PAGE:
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FROM THE BRIDE OF ABYDOS.

Know ye the land where the cypress and myrtle
Are emblems of deeds that are done in their clime;

Where the rage of the vulture, the love of the turtle,
Now melts into sorrow, now maddens to crime?

Know ye the land of the cedar and vine,

Where the flowers ever blossom, the beams ever shine;

Where the light wings of Zephyr, oppressed with perfume,

Wax faint o'er the gardens of Gul in their bloom;

Where the citron and olive are fairest of fruit,

And the voice of the nightingale never is mute;

Where the tints of the earth, and the hues of the sky,

In colour, though varied, in beauty may vie,

And the purple of ocean is deepest in die;

Where the virgins are soft as the roses they twine,

And all, save the spirit of man, is divine f

'lis the clime of the east, 'tis the land of the sun—

Can he smile on such deeds as his children have done?

Oh! wild as the accents of lovers' farewell,

Are the hearts which they bear, and the tales which they tell.

Byron.

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ANSWER TO THE PRECEDING,

AS APPLIED TO SCOTLAND.

Knowest thou the land where the hardy green thistle,
The red blooming heath and the harebell abound;
Where oft o'er the mountains the shepherd's shrill whistle

Is heard in the gloaming so sweetly to sound?
Knowest thou the land of the mountain and flood,
Where the pine of the forest for ages has stood;
Where the eagle comes forth on the wings of the storm,
And her young ones are rocked on the high Cairngorm?
Knowest thou the land where the cold Celtic wave
Encircles the hills which her blue waters lave;
Where the virgins are pure as the gems of the sea,
And their spirits are light—as their actions are free?
Knowest thou the land where the sun's lingering ray
Streaks with gold the horizon till dawns the new day;
Whilst the cold feeble beam which he sheds o'er the sight
Scarce breaks the gloom of the long winter night?
'Tis the land of thy sire—'tis the land of thy youth,
Where first thy young heart glowed with honour and
truth;

Where the wild fire of genius first caught thy young soul,
And thy feet and thy fancy roamed free from controul.
Then why does that fancy still dwell on those climes,
Where love leads to madness, and madness to crimes;
Where courage itself is more savage than brave;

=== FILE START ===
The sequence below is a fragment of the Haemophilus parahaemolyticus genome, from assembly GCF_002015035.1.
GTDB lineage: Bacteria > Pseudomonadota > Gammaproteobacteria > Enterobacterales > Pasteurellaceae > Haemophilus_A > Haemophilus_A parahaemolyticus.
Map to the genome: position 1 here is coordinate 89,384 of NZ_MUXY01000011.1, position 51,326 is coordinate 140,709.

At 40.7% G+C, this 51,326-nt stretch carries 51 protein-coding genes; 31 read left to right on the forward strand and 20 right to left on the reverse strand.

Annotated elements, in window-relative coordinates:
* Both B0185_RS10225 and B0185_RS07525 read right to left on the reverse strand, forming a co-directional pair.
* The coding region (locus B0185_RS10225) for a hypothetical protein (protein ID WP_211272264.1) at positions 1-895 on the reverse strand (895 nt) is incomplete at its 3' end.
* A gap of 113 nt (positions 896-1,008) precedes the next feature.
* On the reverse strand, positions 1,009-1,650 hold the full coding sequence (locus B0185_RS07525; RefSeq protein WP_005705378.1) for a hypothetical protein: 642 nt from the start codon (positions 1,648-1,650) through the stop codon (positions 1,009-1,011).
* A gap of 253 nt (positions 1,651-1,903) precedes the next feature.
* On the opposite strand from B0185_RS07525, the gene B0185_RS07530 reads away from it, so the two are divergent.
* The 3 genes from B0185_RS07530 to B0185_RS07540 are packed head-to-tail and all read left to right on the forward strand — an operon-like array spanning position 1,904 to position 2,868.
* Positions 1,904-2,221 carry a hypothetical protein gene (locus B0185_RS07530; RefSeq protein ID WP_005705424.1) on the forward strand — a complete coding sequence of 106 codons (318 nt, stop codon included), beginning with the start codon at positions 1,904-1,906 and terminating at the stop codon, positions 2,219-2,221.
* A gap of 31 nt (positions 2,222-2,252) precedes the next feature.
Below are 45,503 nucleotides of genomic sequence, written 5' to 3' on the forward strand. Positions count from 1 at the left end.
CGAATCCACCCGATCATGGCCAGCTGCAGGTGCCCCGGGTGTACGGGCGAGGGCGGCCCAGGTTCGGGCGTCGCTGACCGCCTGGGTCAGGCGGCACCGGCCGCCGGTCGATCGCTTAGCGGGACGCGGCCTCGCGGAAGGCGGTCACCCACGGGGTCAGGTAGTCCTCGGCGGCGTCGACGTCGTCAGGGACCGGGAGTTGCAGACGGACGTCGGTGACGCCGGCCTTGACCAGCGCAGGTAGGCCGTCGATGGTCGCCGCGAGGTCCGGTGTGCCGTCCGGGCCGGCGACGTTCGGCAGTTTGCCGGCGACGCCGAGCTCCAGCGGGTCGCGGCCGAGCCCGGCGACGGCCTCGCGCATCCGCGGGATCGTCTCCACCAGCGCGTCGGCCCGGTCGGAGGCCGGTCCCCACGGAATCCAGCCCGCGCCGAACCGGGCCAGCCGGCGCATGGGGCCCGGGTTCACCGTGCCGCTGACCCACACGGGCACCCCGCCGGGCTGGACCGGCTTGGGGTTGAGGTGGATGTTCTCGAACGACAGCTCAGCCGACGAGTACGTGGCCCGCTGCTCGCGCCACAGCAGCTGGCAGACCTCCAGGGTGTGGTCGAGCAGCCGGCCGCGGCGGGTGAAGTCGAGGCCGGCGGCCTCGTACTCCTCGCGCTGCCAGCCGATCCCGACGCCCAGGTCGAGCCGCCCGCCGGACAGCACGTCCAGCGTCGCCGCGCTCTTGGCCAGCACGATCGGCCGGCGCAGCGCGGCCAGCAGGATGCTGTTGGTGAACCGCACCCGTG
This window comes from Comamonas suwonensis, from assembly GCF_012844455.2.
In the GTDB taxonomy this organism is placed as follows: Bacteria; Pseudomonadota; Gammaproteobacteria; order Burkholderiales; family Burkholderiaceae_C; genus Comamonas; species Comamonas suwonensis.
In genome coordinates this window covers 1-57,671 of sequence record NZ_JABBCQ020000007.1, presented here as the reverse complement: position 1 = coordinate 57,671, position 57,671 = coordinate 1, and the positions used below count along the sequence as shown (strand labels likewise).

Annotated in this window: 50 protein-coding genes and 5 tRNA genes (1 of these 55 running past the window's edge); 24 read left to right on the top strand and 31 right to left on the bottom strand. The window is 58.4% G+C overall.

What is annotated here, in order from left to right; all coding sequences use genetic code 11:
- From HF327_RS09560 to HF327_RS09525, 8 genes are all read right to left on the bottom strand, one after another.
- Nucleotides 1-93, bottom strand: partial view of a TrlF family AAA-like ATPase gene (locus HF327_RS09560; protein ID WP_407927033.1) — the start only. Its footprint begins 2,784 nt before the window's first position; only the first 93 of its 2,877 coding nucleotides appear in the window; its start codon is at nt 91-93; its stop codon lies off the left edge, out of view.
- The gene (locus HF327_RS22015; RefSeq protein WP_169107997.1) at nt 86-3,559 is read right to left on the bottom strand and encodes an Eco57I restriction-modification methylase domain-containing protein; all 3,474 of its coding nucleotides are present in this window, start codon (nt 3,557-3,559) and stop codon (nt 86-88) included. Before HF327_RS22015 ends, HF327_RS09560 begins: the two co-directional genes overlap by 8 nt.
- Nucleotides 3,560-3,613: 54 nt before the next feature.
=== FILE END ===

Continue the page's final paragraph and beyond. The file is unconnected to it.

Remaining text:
Where man is a despot, and woman a slave?
Though soft are the breezes, and rich the perfume,
And fair are the gardens of Gul in their bloom;
Can the odours they scatter, the roses they bear,
Speak peace to the heart of suspicion and fear? i

Let Phoebus' bright ray gild iEgean wave,
But say, can they brighten the lot of the slave?
Or all that is beauteous in nature impart
One virtue to soften the Moslem's proud heart?
Ah no! 'tis the magic that glows iu thy strain,
Gives life to the action, and soul to the scene!
And the deeds which they do, and the tales which they

tell,
Enchant us alone by the power of thy spell.

And is there no charm in thine own native earth?
Does no talisman rest on the place of thy birth?
Are the daughters of Albion less worthy thy care,
Less soft than Zuleika—less bright than Gulnare?
Are her sons less renowned, or her warriors less brave,
Than the slaves of a prince—who himself is a slave?

Then strike thy wild lyre,—let it swell with the strain;
Let the mighty in arras live and conquer again;
Their past deeds of valour thy lays shall rehearse,
And the fame of thy country revive in thy verse.
The proud wreath of victory round heroes may twine,
'Tis the poet who crowns them with honour divine!
And thy laurels, Pelides, had sunk in the tomb,
Had the bard not preserved them immortal in bloom!

Anon.

IN MEMORY OF A BELOVED PARENT.

Who hushed my infant cares to rest,
Who lulled me on her tender breast,
Who fondled me, and me caressed?

My mother.

Who stilled my wailing infant cries,

Who prayed my dawning thoughts might rise,

Above earth's empty vanities?

My mother.

Who taught my half-formed words the way,
In feeble accents first to pray,
Who watched my slumbers, cheered my day?
, My mother.

Who strove to teach my heart to glow
With gratitude; or melt at woe,
Each selfish feeling to forego?

My mother.

Who taught my bosom pity's sigh,
Who dried the widow's tearful eye,
Who listened to the orphan's cry?

My mother.

In early youth who soothed my woe,

Who pitied me when I lay low,

Who whispered mercy dealt the blow?

My mother.

Who lived in peace, and died in faith,

Who blest me with her latest breath,

Who grasped my hand, and smiled in death?

My mother.

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